At the doctorate level, the predominant degree in the performing arts is the PhD. A PhD can usually be obtained in a variety of areas, including theatre, musicology, music theory, and music education.

Another doctorate level performing arts degree is the Doctor of Musical Arts. Compared to a PhD in music, the Doctor of Music Arts is generally more practical or performance-oriented, while the PhD is more research-oriented. However, depending on the school, this distinction may be minimal.

Dual degree options are sometimes available for the bachelor's degree. A traditional four-year university can partner with a local conservatory so that students may obtain performing arts degree along with an unrelated degree.

Performing Arts Toolbox/Checklist

It takes a lot of talent and hard work to make a career as a performing artist. However, there are other skills and tools to assist anyone pursuing a performing arts career.

  1. 1

    Persistence

    Not only are thousands of hours of practice required to master a performing arts skill, whether it be dancing, singing, acting or playing a musical instrument, persistence is also needed to get through all the rejection that is often received by performing artists. Even highly talented and gifted performing artists will be rejected more often than accepted.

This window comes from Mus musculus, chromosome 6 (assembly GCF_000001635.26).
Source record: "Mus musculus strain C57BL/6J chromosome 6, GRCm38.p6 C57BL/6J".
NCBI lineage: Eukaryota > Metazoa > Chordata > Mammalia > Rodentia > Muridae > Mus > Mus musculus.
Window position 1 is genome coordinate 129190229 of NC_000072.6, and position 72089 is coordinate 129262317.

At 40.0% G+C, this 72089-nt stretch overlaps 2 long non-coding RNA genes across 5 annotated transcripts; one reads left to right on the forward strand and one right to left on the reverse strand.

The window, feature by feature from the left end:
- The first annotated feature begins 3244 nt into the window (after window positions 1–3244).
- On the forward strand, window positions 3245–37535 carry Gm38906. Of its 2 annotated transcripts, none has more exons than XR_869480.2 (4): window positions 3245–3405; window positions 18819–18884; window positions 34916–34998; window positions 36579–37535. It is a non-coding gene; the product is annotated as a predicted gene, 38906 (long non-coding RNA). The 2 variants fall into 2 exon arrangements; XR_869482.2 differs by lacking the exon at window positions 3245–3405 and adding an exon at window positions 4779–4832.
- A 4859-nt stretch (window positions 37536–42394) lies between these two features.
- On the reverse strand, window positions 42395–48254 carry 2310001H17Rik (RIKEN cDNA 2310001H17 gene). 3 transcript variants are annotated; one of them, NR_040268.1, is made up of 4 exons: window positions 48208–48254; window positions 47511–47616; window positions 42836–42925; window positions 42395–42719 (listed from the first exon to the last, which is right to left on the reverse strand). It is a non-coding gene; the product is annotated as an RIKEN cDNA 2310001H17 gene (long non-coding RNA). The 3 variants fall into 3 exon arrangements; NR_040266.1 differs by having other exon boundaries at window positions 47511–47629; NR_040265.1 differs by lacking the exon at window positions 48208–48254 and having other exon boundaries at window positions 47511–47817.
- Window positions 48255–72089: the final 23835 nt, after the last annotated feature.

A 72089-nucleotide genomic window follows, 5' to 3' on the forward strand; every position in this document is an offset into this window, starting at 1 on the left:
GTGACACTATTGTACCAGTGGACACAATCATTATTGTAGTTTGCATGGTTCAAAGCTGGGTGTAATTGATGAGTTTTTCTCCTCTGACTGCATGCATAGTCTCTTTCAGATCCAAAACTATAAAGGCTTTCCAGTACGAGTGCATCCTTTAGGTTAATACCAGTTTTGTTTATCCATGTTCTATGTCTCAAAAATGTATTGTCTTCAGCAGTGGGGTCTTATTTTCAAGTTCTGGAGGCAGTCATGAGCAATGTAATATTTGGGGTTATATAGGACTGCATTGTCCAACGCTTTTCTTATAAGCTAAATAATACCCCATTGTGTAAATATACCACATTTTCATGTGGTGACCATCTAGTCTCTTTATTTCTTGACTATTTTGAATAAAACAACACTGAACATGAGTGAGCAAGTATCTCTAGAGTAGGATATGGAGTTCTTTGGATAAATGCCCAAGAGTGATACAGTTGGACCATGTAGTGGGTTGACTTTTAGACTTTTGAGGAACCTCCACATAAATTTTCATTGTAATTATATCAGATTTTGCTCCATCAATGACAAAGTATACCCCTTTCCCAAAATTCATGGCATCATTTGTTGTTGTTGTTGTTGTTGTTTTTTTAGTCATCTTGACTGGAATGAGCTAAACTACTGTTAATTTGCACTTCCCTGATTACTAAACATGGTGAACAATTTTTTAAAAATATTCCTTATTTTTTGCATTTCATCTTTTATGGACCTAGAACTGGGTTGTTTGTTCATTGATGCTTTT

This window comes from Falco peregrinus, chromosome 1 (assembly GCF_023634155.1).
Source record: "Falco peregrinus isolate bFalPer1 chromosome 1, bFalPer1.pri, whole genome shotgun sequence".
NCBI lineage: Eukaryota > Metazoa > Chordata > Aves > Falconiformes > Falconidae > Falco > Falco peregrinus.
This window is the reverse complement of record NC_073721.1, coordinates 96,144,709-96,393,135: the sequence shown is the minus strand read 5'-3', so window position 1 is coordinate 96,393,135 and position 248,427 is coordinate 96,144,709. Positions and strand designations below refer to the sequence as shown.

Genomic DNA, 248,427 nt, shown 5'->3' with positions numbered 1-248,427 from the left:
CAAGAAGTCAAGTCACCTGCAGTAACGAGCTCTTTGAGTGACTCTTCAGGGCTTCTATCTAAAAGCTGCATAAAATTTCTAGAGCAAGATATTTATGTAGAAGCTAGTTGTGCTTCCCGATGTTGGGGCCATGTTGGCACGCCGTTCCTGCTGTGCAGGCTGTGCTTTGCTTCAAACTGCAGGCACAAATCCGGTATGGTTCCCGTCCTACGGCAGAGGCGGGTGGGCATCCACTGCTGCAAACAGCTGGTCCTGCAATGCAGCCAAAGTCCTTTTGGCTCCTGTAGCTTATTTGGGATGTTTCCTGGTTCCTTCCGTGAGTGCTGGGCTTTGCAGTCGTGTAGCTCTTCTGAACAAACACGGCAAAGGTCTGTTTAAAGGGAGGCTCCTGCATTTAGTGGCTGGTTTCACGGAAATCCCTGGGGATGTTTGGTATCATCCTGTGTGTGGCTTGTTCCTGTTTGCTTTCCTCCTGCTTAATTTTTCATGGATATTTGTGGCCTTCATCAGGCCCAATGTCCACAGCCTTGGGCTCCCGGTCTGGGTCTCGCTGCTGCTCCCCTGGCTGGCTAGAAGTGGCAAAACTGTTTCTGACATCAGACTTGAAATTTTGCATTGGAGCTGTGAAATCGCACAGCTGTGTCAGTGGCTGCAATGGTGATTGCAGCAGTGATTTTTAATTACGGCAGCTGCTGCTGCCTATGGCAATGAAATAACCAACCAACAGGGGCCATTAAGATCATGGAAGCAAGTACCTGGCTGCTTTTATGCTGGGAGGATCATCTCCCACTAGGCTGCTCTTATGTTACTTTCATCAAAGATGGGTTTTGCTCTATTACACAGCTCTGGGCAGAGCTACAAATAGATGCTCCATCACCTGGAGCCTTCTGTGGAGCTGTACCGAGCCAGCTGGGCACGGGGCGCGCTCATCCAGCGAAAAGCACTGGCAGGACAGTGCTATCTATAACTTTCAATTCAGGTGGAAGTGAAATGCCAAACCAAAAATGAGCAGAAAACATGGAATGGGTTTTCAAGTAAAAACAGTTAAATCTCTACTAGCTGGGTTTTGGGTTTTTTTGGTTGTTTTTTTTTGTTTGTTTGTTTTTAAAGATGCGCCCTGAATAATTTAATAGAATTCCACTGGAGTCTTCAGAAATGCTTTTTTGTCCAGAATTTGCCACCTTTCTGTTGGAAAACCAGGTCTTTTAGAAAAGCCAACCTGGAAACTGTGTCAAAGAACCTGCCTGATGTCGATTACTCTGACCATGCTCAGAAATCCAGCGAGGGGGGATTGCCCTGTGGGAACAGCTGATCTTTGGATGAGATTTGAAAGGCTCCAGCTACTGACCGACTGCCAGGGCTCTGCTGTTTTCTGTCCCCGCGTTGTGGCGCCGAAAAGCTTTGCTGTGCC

2. 2

    Networking

    Succeeding as a performing artist means getting noticed. Networking provides greater opportunities to perform, which means more eyes and ears will notice, which in turn leads to even more opportunities – it is a constant cycle of building a reputation.

  3. 3

    Thick Skin

    The arts are highly competitive fields which require a lot of hard work and innovation. Performing artists are bound to fail at times, and that can lead to a great deal of criticism. Being able to handle it and bounce back are very important attributes.

  4. 4

    Physical Stamina

    Whether standing, speaking or dancing on stage for hours, enduring rigorous stunt scenes or playing an instrument for dozens of songs, physical stamina is required. A performing artist must be in proper physical shape in order to perform for the audience.

  5. 5

    Good Memory

    From remembering lines, chords in a song or specific footwork, performing artists must be able to remember directions without referring back to notes or a script. If last-minute changes are made, they must be able to remember those changes with little time for rehearsal.

  6. 6

    The Desire to Learn